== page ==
I have created an image and added some effects to it but now when I try to save it as PNG there's a white frame addon to it. I've tested a few things and realised that this behavior happens when I convert the image to a smart object. How can I save the image as PNG and keep the image "as is" without the extra white frame?

Update: I've added a side by side picture. Left side is the psd, right side is the same PSD that was saved as PNG and imported back to the picture.


enter image description here


  • Could you add the resulting PNG. I can't reproduce this result.
    – KMSTR
    Jan 18, 2013 at 15:13
  • Just did. If you'll put both of them on black background you'll see the difference.
    – Segev
    Jan 18, 2013 at 15:32

2 Answers 2


I think the reason this is a mystery to you is you've not really grasped what Blend Modes are in general, and Overlay in particular.

Anything in Overlay mode is invisible against black (or white). Change your black layer in the PSD to any color or a dark grey and you'll see the white outline. Overlay doesn't affect pure black, nor pure white. You can demonstrate this by painting with a black brush in Overlay mode on a white layer, or a white brush in Overlay mode on a black layer: nothing happens. That's just the way the math of Overlay works.

The problem, and the thing that's confusing you, is that your Drop Shadow only goes into Overlay mode when you turn on the layer below. When that layer is off, it's not in Overlay mode, it's in Normal mode.

Here's why:

Blend modes are blend modes. A "blend," by definition, requires at least two ingredients. In Photoshop, a layer or an effect blends with something below it. There must be at least one non-empty layer to blend with, otherwise the layer or effect displays in Normal mode. That's why you can't assign a blend mode to a background layer: with nothing below it, it can't ever blend.

Set any Photoshop layer to Overlay (or any blend mode). If you have no layers or only empty layers below it, you will not see any change; the layer has nothing to blend with. Add a layer below and fill with a color. Now you will see a change, because Photoshop now has a second layer to use in the blend calculation.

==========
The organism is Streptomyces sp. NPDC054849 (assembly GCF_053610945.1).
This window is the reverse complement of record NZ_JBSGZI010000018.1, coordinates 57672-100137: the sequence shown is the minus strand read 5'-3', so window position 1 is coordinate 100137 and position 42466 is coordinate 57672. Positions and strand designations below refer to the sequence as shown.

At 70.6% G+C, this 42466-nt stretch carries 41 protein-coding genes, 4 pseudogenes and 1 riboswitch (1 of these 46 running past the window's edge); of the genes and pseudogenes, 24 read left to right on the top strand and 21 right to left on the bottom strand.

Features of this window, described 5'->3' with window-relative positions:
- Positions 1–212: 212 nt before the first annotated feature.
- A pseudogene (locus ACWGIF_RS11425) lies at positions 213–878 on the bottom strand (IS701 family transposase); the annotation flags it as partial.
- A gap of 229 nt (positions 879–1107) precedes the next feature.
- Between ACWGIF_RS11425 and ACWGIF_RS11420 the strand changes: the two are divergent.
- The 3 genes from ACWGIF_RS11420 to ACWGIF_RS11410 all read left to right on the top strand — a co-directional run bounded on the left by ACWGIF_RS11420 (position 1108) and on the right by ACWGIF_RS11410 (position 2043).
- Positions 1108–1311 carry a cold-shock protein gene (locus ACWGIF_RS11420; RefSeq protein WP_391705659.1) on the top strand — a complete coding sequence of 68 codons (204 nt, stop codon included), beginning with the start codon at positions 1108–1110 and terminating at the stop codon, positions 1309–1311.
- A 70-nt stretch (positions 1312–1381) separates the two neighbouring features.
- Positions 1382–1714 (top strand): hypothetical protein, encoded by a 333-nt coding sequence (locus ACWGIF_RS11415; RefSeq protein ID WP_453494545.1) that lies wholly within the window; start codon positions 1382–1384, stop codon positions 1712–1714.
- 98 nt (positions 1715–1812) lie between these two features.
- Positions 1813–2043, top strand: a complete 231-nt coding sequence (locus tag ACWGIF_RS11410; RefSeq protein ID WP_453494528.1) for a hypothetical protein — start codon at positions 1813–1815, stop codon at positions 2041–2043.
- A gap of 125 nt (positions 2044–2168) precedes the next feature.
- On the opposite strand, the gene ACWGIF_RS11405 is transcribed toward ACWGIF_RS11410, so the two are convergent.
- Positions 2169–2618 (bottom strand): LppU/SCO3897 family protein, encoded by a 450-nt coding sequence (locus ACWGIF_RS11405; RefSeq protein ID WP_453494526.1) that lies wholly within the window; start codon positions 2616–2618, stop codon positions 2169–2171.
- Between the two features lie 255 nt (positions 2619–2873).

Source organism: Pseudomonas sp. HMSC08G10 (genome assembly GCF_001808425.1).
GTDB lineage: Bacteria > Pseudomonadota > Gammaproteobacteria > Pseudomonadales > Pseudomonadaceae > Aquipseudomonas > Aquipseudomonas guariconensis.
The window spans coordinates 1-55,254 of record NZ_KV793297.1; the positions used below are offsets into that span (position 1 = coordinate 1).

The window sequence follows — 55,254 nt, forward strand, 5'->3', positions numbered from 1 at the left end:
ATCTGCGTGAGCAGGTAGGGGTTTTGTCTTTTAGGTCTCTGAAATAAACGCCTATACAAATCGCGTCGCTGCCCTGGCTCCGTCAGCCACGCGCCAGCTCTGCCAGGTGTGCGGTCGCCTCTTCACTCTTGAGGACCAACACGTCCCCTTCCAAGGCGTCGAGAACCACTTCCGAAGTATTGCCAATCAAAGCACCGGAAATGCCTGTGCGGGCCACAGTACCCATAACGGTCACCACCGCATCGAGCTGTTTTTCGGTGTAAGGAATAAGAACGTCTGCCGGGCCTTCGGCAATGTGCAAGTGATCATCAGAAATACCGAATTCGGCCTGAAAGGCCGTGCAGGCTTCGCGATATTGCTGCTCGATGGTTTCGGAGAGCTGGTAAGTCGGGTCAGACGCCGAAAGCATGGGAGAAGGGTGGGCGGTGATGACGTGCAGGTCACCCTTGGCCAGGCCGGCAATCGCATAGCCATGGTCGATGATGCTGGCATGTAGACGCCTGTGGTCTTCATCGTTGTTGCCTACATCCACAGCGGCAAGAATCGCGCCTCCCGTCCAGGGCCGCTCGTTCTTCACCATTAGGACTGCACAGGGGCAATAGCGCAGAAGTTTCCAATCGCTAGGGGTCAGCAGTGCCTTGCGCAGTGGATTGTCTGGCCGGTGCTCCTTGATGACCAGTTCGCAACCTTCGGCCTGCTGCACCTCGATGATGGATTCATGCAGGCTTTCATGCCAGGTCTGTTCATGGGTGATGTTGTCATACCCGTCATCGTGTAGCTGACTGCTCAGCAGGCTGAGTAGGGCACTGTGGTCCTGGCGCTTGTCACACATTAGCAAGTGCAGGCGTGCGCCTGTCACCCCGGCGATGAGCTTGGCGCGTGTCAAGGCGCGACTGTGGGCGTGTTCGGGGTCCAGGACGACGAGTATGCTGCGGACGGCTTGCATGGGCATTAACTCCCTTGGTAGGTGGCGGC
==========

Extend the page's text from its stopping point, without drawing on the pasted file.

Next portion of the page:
Your PSD clock has a white drop shadow. You should now have realized that it is a white drop shadow in Normal mode, regardless of what blend mode you assign to it, until you turn on the non-transparent layer below it. Because you're using a black layer, the Overlay mode white simply disappears in the blend.

PNG is a web format. It contains transparency, but browsers, HTML and CSS don't understand blend modes so there is no reason for a png to contain that information. When Photoshop exports your clock-with-transparent-background to png, it exports the white "shadow" in Normal mode because it is in Normal mode, and because any blend mode information is meaningless to png.


The "white frame" you are seeing is the Drop Shadow effect you have applied to the layer:

enter image description here

Remove that effect and you will not see it when you export to PNG.

  • I need that drop shadow if i want the clock to look like it's sunk in. Please see the new picture in my updated question
    – Segev
    Jan 18, 2013 at 16:18
  • @Sha I suspect the reason it looks different when exported is because of the way alpha transparency is saved in PNG. You will not see the white drop-shadow if you add in a colored background then export as PNG. Are you sure you want to make it look "sunk in"? A drop shadow will make it pop-out. I would suggest a different solution to make it appear sunk in: Create an “pressed in” look
    – JohnB
    Jan 18, 2013 at 16:28
  • I add no idea alpha transparency is saved differently in png. Adding colored background does solve it but I need it transparent. What the drop shadow does in the picture above is adding more sunk feel imo. I'd love to get more info on why it saved differently and if there's a walk-around to it besides changing the original picture.
    – Segev
    Jan 18, 2013 at 17:03
  • @Sha, I believe the biggest culprit is the Blend Mode. With Overlay, light parts of the picture become lighter and dark parts become darker. I do not think this type of behavior is supported in PNG transparency, so Photoshop "dumbs" it down when you export it. Could you achieve the effect you want using a different Blend Mode, such as Multiply?
    – JohnB
    Jan 18, 2013 at 17:33
  • Hmm, Changing the Drop Shadow -> Blend Mode to Multiply didn't helped. I can still see the white outline after saving as PNG.
    – Segev
    Jan 18, 2013 at 18:03

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